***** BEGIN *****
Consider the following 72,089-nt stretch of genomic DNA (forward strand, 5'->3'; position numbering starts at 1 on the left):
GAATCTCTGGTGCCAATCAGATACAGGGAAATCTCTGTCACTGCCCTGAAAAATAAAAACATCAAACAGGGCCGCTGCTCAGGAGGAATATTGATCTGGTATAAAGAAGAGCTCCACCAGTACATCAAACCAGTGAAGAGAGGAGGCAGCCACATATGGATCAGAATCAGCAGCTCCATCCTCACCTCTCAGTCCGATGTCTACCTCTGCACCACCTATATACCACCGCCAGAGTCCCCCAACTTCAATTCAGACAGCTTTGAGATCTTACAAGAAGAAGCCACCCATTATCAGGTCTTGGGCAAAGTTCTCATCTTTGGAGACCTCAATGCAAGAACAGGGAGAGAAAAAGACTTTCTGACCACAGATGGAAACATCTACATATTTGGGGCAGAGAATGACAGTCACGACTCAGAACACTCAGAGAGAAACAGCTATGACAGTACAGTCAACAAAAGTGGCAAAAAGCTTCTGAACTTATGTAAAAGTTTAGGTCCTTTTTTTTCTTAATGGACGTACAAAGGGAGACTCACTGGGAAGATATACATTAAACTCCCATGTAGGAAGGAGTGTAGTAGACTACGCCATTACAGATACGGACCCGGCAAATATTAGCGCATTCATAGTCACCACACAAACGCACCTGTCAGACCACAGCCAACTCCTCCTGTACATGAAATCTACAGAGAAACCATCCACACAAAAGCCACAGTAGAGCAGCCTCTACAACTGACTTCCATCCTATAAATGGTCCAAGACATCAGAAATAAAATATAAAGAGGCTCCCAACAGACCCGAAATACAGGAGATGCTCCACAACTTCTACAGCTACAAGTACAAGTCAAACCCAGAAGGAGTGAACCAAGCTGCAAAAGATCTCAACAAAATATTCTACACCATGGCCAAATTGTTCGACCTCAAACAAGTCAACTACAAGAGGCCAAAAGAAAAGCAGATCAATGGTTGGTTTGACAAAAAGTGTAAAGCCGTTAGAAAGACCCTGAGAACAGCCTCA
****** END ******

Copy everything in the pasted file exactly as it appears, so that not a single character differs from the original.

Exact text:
Consider the following 72,089-nt stretch of genomic DNA (forward strand, 5'->3'; position numbering starts at 1 on the left):
GAATCTCTGGTGCCAATCAGATACAGGGAAATCTCTGTCACTGCCCTGAAAAATAAAAACATCAAACAGGGCCGCTGCTCAGGAGGAATATTGATCTGGTATAAAGAAGAGCTCCACCAGTACATCAAACCAGTGAAGAGAGGAGGCAGCCACATATGGATCAGAATCAGCAGCTCCATCCTCACCTCTCAGTCCGATGTCTACCTCTGCACCACCTATATACCACCGCCAGAGTCCCCCAACTTCAATTCAGACAGCTTTGAGATCTTACAAGAAGAAGCCACCCATTATCAGGTCTTGGGCAAAGTTCTCATCTTTGGAGACCTCAATGCAAGAACAGGGAGAGAAAAAGACTTTCTGACCACAGATGGAAACATCTACATATTTGGGGCAGAGAATGACAGTCACGACTCAGAACACTCAGAGAGAAACAGCTATGACAGTACAGTCAACAAAAGTGGCAAAAAGCTTCTGAACTTATGTAAAAGTTTAGGTCCTTTTTTTTCTTAATGGACGTACAAAGGGAGACTCACTGGGAAGATATACATTAAACTCCCATGTAGGAAGGAGTGTAGTAGACTACGCCATTACAGATACGGACCCGGCAAATATTAGCGCATTCATAGTCACCACACAAACGCACCTGTCAGACCACAGCCAACTCCTCCTGTACATGAAATCTACAGAGAAACCATCCACACAAAAGCCACAGTAGAGCAGCCTCTACAACTGACTTCCATCCTATAAATGGTCCAAGACATCAGAAATAAAATATAAAGAGGCTCCCAACAGACCCGAAATACAGGAGATGCTCCACAACTTCTACAGCTACAAGTACAAGTCAAACCCAGAAGGAGTGAACCAAGCTGCAAAAGATCTCAACAAAATATTCTACACCATGGCCAAATTGTTCGACCTCAAACAAGTCAACTACAAGAGGCCAAAAGAAAAGCAGATCAATGGTTGGTTTGACAAAAAGTGTAAAGCCGTTAGAAAGACCCTGAGAACAGCCTCA